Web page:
Global Food Crisis Forces Difficult Choices

I recently had the opportunity to visit Haiti, the poorest country in the Western Hemisphere and one of the places most affected by high food prices. I saw firsthand the difficulties the food crisis is causing and the choices it is forcing families to make.

Some people of means now have to go without meat. Families with fewer resources have to make do with eating less at each meal, or skipping a meal, or even not eating on a particular day.

As I traveled through the streets of Port-au-Prince, I saw the children of families with enough money to pay school fees on their way to class. They were neatly dressed in their school uniforms, the girls with pleated skirts.

It occurred to me that the parents of many of these children will face an agonizing choice in a few months, as they have to pay school fees for another year. Perhaps they will only be able to send one of their children to school, and they’ll have to choose who will go and who will stay home. Or, perhaps nobody will be able to go. This is one more of the choices the food crisis will force upon the poor.

Around the world, the food crisis is making it harder for people to earn a living. We heard from our Catholic Relief Services office in Burkina Faso that even families considered middle class are having a hard time making ends meet. A government worker who earns approximately $236 a month — pretty good money in that part of the world — typically used 60 percent of his or her income for food. Now it’s more like 75 percent. And for the poor, it’s obviously worse.

Higher food prices are also affecting CRS’ ability to feed the poor. It costs us twice as much to buy food as it did a year ago, and shipping expenses have also doubled.

CRS is responding by getting cash and food into the hands of the urban and rural poor. In the short term, we will provide cash vouchers (like food stamps) to enable urban families to feed themselves. We will provide an opportunity for people to receive cash for working on projects that better prepare communities to weather disasters like hurricanes or cyclones. We are also seeking to help farmers in the developing world by investing in seeds, fertilizer and other materials that will help them in the next planting season.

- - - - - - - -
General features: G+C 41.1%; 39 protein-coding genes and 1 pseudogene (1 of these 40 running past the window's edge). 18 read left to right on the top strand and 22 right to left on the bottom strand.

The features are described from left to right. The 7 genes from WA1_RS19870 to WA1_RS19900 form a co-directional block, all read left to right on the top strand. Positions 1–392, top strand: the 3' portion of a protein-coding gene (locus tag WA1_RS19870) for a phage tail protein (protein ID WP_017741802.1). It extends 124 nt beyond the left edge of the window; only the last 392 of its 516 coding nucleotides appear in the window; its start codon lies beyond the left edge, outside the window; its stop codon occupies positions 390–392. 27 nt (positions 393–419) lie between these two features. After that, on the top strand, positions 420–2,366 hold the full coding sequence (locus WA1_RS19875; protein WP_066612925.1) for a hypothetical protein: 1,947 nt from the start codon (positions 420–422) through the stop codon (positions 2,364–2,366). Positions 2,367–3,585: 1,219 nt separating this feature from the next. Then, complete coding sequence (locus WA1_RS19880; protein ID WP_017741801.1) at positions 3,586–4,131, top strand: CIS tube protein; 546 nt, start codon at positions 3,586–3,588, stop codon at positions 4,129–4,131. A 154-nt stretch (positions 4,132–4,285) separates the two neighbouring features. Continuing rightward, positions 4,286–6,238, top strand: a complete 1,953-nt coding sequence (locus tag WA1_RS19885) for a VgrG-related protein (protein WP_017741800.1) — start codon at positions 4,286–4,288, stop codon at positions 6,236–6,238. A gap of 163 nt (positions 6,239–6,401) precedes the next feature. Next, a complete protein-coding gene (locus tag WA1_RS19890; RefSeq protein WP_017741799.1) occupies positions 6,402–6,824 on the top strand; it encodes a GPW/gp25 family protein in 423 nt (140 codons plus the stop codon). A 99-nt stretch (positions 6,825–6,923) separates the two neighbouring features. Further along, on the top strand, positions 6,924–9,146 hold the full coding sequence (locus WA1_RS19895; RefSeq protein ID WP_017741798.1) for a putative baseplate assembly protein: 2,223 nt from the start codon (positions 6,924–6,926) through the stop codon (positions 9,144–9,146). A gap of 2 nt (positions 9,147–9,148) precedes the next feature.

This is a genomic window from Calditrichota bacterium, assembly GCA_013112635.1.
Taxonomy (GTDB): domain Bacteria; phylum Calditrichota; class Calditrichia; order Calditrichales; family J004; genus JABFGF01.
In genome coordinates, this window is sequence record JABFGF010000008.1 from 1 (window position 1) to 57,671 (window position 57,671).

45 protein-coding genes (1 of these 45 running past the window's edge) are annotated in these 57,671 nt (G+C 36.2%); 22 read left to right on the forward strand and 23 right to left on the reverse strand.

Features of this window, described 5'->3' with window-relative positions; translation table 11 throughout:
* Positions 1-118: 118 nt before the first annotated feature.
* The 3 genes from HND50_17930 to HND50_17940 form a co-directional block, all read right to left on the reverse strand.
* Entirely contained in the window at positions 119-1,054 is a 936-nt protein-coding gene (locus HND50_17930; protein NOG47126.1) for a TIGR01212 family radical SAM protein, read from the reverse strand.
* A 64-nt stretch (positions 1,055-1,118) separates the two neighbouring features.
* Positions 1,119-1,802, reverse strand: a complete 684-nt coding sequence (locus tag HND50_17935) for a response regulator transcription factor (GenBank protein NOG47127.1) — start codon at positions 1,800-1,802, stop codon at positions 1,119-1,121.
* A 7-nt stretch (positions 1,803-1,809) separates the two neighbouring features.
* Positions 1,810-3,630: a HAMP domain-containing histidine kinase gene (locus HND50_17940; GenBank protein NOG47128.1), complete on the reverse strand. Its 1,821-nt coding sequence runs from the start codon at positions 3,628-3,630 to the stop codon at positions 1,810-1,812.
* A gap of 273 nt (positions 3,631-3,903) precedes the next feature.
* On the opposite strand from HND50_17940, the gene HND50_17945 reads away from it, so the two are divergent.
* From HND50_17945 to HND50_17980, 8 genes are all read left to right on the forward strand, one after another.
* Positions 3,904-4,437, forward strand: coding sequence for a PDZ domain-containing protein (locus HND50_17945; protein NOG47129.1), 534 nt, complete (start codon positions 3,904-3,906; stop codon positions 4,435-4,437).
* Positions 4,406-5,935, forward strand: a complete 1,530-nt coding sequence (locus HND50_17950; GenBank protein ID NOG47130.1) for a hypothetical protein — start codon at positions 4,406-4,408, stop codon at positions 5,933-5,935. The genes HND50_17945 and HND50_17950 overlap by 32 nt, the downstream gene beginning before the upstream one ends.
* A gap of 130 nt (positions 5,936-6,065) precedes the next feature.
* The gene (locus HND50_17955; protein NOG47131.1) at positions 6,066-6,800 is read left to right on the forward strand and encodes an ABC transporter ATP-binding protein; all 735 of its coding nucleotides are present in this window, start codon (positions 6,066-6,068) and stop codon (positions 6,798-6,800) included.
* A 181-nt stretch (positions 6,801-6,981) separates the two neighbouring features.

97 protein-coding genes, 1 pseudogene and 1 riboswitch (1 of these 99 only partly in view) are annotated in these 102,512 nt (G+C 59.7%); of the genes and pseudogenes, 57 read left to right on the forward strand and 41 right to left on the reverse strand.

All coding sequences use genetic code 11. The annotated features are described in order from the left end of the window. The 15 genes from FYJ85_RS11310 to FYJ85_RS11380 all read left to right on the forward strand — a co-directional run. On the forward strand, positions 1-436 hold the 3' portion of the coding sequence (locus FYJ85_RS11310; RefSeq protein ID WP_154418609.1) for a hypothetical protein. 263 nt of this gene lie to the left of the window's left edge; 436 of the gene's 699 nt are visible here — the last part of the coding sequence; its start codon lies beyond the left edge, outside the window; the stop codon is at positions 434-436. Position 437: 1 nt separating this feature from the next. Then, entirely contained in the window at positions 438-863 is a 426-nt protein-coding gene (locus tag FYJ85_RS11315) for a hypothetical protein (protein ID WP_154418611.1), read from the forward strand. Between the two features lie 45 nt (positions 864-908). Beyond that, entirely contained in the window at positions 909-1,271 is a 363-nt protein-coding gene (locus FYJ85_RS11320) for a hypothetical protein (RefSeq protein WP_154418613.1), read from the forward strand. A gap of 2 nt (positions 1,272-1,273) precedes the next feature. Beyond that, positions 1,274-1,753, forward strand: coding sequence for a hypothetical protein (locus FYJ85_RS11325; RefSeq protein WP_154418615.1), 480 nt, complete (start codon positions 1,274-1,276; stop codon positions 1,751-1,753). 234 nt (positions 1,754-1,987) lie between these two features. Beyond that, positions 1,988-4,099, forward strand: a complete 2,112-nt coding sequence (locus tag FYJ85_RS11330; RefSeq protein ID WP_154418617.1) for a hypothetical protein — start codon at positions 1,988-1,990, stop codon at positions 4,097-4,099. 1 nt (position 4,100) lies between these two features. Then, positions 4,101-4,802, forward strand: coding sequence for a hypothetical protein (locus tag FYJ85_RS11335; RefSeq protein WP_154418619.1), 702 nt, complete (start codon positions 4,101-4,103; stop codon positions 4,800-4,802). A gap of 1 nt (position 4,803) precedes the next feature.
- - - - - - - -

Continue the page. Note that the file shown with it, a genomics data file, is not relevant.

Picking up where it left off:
In the medium and long term, we are seeking to reverse a decade-long decline in aid for agriculture by investing ourselves in means that will increase productivity, and advocating for the U.S. government to do the same. This investment will mean that more food will be available globally, so that prices can eventually come down.

This crisis is not a blip on the screen. It is structural. It will be long-lasting. And we probably have not yet seen the worst.

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  • Grace Harman

    Jesus warned that in “the end- times” there would be many earthquakes, wars and famines. Why are we wasting corn on trying to make fuel? Why are we still paying farms to not grow crops? People do need food, medicine, and clean water, not pills and condoms. Abortion and sterilization are crimes against women and against God. How can Christians not see this?

  • wgsullivan

    The percentage of corn that enters the human mouth is miniscule and moot in this food shortage. No. 2 yellow corn, feed grade corn, is the vast majority of corn raised on U.S. farms. It is true that some acres normally planted to other crops have in the recent past been diverted to No. 2 yellow corn. More recently that trend has slowed. There are, however, positives for the food links in this ethanol boom. Feed grade corn becomes a byproduct, after fermentation, by ethanol plants which is then hauled to the feedlots and makes for a cheap enriched source of protein for cattle and hog feeders. The rest of No. 2 yellow corn not sold to ethanol plants is sold to feedlots, hog, and chicken facilities to be mixed in rations to fatten the animals for human consumption. This is a situation overlooked by many not directly involved in ag.
    Concerning the issue of paying farmers to not raise crops I agree that the government did us no favors by getting involved and paying for something not done. The industry would be much healthier if it had naturally dealt with the market ups and downs. Problem now is if the government were to pull the rug out from under the support system we would see major dissruptions. With the volatility and sharply higher priced input products and the risk of marketing corn and other crops it is possible to hang yourself in the blink of an eye. Most ag folks joke about never traveling to Vegas because they gamble everyday trying to make a living. That statement’s never been more true and the stakes have never been so high.
    Our food supply would be cheaper and safer if the government system (tax and support) favored smaller farms, not large ones.

  • We are challenged as Christians with the scandal of the poor. Here in America we are obsessed with consumption; eating, drinking, taking care of ourselves. Everywhere you turn you see the effects. Our endless supply of chain restaurants are filled to capacity every night, and so much goes to waste. We have a childhood obesity epidemic. I am as guilty as anyone. I love my weekend bar-b-ques, with food in quantity and quality that goes beyond the dreams of a typical Haitian family. What is left over usually goes to the dogs. Of course, the average American would say he is not rich; yet I try to remind myself daily that most of us are rich by the world ecomomy standard. That is why we will be judged more severely. We have been given much, and much is asked of us.